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UK Gambling Commission Warns DFS Companies

Daily fantasy sports companies have convinced sports leagues and politicians that what the offer is not gambling. Don’t tell that to the United Kingdom Gambling Commission which says it is. The UKGC issued a release Monday warning companies about offering unauthorized DFS games that require entry fees. The move comes ahead of next month’s start of the English Premier League. The soccer league is the most popular sport in England. It is much like the NFL in the United States.

The Gambling Commission said anybody offering paid games without a pool betting license is probably breaking the law. The UKGC also said that merely advertising would require a license. That includes advertising on social media.

“Advertising, when it comes to gambling, includes doing anything that encourages someone gamble, or provides information about gambling facilities so that it will increase use. This includes Twitter or Facebook posts, whether public, or private or within groups,” the statement said. “Promoting a fantasy football league in this way could mean it is being operated in the course of a business and will need an operating license.”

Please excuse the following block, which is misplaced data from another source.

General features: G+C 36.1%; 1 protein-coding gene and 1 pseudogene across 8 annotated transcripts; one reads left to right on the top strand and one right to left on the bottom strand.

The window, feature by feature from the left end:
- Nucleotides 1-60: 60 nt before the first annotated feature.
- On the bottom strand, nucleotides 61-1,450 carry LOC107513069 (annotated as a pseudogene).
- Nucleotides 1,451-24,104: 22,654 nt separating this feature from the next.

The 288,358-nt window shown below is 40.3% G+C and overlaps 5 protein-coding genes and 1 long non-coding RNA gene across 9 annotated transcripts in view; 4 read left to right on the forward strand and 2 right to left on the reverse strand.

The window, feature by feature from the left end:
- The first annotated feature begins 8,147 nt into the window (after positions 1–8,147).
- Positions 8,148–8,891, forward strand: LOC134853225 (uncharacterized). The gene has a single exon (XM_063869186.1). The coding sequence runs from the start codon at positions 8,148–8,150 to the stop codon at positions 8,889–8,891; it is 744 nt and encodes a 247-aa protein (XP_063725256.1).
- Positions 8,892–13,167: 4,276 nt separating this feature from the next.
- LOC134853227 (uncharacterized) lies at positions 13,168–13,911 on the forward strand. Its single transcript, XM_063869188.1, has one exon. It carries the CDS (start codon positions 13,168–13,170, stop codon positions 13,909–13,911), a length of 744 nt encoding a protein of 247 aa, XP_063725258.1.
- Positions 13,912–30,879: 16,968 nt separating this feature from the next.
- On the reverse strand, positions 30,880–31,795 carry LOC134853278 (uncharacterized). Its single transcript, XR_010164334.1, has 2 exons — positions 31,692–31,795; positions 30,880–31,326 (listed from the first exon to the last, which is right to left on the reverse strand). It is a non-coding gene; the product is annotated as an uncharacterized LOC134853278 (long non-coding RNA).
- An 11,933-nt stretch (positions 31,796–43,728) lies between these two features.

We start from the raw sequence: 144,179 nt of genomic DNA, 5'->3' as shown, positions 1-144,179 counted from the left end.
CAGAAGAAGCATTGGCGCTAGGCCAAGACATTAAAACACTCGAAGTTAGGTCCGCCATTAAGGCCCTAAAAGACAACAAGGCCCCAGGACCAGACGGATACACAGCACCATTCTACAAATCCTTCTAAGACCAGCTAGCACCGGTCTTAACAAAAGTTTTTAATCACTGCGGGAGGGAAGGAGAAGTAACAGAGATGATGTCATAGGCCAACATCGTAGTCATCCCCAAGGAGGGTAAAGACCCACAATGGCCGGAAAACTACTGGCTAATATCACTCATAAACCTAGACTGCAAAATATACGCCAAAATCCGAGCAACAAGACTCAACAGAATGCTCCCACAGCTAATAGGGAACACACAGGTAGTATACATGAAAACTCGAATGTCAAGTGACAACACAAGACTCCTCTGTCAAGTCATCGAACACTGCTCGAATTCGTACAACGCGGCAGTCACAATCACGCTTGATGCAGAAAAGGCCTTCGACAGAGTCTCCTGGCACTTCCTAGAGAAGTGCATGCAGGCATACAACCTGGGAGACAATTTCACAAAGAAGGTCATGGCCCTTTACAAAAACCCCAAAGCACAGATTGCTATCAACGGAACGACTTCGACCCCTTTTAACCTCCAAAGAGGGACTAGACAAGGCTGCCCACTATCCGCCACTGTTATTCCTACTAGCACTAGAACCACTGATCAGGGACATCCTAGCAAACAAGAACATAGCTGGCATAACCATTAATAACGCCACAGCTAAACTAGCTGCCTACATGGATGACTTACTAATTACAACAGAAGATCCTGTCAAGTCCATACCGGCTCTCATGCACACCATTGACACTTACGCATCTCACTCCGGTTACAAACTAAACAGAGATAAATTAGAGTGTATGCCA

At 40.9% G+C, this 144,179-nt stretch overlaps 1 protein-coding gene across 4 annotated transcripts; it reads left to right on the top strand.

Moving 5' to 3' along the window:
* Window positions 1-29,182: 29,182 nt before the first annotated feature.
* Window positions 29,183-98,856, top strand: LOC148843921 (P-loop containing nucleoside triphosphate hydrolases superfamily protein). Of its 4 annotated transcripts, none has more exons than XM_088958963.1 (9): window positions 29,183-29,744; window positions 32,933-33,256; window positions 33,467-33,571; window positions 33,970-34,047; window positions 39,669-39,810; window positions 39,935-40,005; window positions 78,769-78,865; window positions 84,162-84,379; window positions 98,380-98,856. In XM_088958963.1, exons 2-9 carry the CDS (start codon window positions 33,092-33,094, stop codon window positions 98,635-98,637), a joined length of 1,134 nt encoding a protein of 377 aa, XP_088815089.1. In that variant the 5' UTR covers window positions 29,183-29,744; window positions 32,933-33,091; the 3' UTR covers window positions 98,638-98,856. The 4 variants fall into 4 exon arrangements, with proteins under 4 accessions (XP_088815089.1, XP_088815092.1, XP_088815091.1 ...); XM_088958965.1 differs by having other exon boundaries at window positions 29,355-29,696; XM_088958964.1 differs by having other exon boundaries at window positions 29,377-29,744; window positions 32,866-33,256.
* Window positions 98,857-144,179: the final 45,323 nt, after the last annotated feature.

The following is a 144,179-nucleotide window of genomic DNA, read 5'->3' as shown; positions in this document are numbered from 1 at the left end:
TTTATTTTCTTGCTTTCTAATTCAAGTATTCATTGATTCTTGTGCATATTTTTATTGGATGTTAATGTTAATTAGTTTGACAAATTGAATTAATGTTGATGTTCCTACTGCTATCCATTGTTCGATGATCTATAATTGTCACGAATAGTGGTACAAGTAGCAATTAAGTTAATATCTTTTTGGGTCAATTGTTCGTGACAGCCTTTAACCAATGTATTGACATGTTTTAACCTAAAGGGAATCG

Games between co-workers and friends look to be fine.

“The risk for those organizing fantasy football leagues is that it could require a pool betting license from the Gambling Commission, as prize values are determined by the number of paying entrants. The exception to this is where it is not run in the course of a business, or where it is run privately, for example with residents of the same premises or between work colleagues.”

England is far ahead of the United States when it comes to sports betting. You can place a bet outside a soccer stadium and then go watch the match. But the UK views daily fantasy sports differently. That hasn’t stopped the big companies from entering the UK market. But it does make an admission what they offer is gambling.

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